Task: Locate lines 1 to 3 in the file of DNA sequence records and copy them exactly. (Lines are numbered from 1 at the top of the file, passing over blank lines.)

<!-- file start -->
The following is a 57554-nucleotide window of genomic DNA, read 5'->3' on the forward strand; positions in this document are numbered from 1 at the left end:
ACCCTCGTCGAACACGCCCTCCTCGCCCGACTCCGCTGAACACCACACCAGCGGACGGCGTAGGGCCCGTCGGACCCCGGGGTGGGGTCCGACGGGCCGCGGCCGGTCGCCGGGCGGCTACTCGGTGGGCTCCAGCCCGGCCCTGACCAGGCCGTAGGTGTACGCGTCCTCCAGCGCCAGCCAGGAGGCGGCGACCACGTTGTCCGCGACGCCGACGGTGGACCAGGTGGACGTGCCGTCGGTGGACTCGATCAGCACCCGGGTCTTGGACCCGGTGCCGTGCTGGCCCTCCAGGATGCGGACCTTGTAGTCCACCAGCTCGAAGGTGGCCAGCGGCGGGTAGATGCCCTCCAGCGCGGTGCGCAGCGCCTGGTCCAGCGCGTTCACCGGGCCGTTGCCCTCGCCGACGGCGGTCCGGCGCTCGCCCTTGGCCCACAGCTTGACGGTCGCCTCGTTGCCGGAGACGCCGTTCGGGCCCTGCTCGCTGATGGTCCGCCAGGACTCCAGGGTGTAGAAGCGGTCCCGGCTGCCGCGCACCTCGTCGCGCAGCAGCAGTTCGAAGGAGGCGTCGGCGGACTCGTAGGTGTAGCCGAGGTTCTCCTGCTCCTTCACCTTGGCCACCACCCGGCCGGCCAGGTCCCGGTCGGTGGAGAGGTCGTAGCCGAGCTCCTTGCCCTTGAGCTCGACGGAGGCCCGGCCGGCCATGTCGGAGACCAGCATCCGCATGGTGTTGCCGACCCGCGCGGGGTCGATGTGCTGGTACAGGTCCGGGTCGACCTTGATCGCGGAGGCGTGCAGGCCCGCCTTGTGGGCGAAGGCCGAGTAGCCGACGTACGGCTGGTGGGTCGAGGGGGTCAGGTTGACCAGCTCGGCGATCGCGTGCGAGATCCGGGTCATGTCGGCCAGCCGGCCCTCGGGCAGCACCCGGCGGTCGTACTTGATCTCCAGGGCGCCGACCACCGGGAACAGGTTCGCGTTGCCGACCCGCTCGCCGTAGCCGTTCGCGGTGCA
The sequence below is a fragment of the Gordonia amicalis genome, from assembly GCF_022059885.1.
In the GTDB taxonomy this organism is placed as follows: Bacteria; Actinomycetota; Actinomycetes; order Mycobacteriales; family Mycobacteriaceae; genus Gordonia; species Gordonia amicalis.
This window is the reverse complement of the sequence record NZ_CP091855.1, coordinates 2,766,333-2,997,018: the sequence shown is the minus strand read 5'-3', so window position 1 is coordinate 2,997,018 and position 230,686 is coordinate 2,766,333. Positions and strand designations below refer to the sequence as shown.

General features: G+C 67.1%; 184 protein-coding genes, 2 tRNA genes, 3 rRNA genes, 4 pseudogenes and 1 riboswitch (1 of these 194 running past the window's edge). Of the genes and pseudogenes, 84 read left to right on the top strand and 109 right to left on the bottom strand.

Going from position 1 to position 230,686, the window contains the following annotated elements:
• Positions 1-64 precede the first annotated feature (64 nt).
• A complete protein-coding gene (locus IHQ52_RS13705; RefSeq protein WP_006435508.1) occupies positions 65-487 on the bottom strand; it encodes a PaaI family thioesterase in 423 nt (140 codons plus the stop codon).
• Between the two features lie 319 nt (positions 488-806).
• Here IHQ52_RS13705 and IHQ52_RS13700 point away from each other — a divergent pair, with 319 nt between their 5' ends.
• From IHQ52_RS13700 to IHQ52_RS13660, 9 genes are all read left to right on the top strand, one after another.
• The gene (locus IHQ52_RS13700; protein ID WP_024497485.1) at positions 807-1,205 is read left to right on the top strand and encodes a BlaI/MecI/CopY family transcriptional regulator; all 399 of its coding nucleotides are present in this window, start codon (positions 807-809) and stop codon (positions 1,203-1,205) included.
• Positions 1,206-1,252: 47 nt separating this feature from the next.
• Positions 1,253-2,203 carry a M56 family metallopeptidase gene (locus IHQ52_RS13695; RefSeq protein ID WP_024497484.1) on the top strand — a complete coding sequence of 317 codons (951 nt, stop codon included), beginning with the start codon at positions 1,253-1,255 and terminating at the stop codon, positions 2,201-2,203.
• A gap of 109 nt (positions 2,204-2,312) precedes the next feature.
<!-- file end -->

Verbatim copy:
The following is a 57554-nucleotide window of genomic DNA, read 5'->3' on the forward strand; positions in this document are numbered from 1 at the left end:
ACCCTCGTCGAACACGCCCTCCTCGCCCGACTCCGCTGAACACCACACCAGCGGACGGCGTAGGGCCCGTCGGACCCCGGGGTGGGGTCCGACGGGCCGCGGCCGGTCGCCGGGCGGCTACTCGGTGGGCTCCAGCCCGGCCCTGACCAGGCCGTAGGTGTACGCGTCCTCCAGCGCCAGCCAGGAGGCGGCGACCACGTTGTCCGCGACGCCGACGGTGGACCAGGTGGACGTGCCGTCGGTGGACTCGATCAGCACCCGGGTCTTGGACCCGGTGCCGTGCTGGCCCTCCAGGATGCGGACCTTGTAGTCCACCAGCTCGAAGGTGGCCAGCGGCGGGTAGATGCCCTCCAGCGCGGTGCGCAGCGCCTGGTCCAGCGCGTTCACCGGGCCGTTGCCCTCGCCGACGGCGGTCCGGCGCTCGCCCTTGGCCCACAGCTTGACGGTCGCCTCGTTGCCGGAGACGCCGTTCGGGCCCTGCTCGCTGATGGTCCGCCAGGACTCCAGGGTGTAGAAGCGGTCCCGGCTGCCGCGCACCTCGTCGCGCAGCAGCAGTTCGAAGGAGGCGTCGGCGGACTCGTAGGTGTAGCCGAGGTTCTCCTGCTCCTTCACCTTGGCCACCACCCGGCCGGCCAGGTCCCGGTCGGTGGAGAGGTCGTAGCCGAGCTCCTTGCCCTTGAGCTCGACGGAGGCCCGGCCGGCCATGTCGGAGACCAGCATCCGCATGGTGTTGCCGACCCGCGCGGGGTCGATGTGCTGGTACAGGTCCGGGTCGACCTTGATCGCGGAGGCGTGCAGGCCCGCCTTGTGGGCGAAGGCCGAGTAGCCGACGTACGGCTGGTGGGTCGAGGGGGTCAGGTTGACCAGCTCGGCGATCGCGTGCGAGATCCGGGTCATGTCGGCCAGCCGGCCCTCGGGCAGCACCCGGCGGTCGTACTTGATCTCCAGGGCGCCGACCACCGGGAACAGGTTCGCGTTGCCGACCCGCTCGCCGTAGCCGTTCGCGGTGCA
The sequence below is a fragment of the Gordonia amicalis genome, from assembly GCF_022059885.1.